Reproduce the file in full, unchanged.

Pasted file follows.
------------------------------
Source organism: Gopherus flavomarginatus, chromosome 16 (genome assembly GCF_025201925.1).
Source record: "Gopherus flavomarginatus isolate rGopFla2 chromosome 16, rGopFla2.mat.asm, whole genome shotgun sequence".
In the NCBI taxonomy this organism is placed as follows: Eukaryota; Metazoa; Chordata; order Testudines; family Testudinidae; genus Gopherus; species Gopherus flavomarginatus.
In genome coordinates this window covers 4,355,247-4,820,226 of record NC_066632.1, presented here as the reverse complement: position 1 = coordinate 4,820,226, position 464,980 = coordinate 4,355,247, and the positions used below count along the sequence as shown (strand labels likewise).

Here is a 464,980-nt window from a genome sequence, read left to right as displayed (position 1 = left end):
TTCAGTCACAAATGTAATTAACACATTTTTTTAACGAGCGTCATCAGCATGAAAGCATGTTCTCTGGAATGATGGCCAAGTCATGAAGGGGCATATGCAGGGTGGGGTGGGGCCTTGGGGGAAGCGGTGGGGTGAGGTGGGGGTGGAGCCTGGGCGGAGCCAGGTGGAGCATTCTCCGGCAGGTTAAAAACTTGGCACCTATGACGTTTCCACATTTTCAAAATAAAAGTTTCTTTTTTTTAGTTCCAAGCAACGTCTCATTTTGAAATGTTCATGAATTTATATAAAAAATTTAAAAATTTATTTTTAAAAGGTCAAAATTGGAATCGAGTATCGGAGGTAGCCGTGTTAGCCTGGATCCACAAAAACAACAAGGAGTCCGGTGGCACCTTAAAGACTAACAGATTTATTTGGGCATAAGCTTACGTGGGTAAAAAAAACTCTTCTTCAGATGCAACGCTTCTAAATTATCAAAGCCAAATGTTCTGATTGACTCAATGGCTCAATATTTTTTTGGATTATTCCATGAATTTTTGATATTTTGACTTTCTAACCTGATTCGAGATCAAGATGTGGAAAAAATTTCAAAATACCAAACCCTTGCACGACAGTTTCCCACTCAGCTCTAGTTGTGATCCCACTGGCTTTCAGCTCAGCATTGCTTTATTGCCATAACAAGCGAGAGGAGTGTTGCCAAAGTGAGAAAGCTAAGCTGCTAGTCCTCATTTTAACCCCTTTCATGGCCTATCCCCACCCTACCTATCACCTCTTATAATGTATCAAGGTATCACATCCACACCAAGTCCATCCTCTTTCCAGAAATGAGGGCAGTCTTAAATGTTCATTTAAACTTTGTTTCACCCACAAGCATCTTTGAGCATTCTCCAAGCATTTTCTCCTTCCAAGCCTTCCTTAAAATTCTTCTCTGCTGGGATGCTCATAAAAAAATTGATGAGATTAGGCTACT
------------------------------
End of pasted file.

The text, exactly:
Source organism: Gopherus flavomarginatus, chromosome 16 (genome assembly GCF_025201925.1).
Source record: "Gopherus flavomarginatus isolate rGopFla2 chromosome 16, rGopFla2.mat.asm, whole genome shotgun sequence".
In the NCBI taxonomy this organism is placed as follows: Eukaryota; Metazoa; Chordata; order Testudines; family Testudinidae; genus Gopherus; species Gopherus flavomarginatus.
In genome coordinates this window covers 4,355,247-4,820,226 of record NC_066632.1, presented here as the reverse complement: position 1 = coordinate 4,820,226, position 464,980 = coordinate 4,355,247, and the positions used below count along the sequence as shown (strand labels likewise).

Here is a 464,980-nt window from a genome sequence, read left to right as displayed (position 1 = left end):
TTCAGTCACAAATGTAATTAACACATTTTTTTAACGAGCGTCATCAGCATGAAAGCATGTTCTCTGGAATGATGGCCAAGTCATGAAGGGGCATATGCAGGGTGGGGTGGGGCCTTGGGGGAAGCGGTGGGGTGAGGTGGGGGTGGAGCCTGGGCGGAGCCAGGTGGAGCATTCTCCGGCAGGTTAAAAACTTGGCACCTATGACGTTTCCACATTTTCAAAATAAAAGTTTCTTTTTTTTAGTTCCAAGCAACGTCTCATTTTGAAATGTTCATGAATTTATATAAAAAATTTAAAAATTTATTTTTAAAAGGTCAAAATTGGAATCGAGTATCGGAGGTAGCCGTGTTAGCCTGGATCCACAAAAACAACAAGGAGTCCGGTGGCACCTTAAAGACTAACAGATTTATTTGGGCATAAGCTTACGTGGGTAAAAAAAACTCTTCTTCAGATGCAACGCTTCTAAATTATCAAAGCCAAATGTTCTGATTGACTCAATGGCTCAATATTTTTTTGGATTATTCCATGAATTTTTGATATTTTGACTTTCTAACCTGATTCGAGATCAAGATGTGGAAAAAATTTCAAAATACCAAACCCTTGCACGACAGTTTCCCACTCAGCTCTAGTTGTGATCCCACTGGCTTTCAGCTCAGCATTGCTTTATTGCCATAACAAGCGAGAGGAGTGTTGCCAAAGTGAGAAAGCTAAGCTGCTAGTCCTCATTTTAACCCCTTTCATGGCCTATCCCCACCCTACCTATCACCTCTTATAATGTATCAAGGTATCACATCCACACCAAGTCCATCCTCTTTCCAGAAATGAGGGCAGTCTTAAATGTTCATTTAAACTTTGTTTCACCCACAAGCATCTTTGAGCATTCTCCAAGCATTTTCTCCTTCCAAGCCTTCCTTAAAATTCTTCTCTGCTGGGATGCTCATAAAAAAATTGATGAGATTAGGCTACT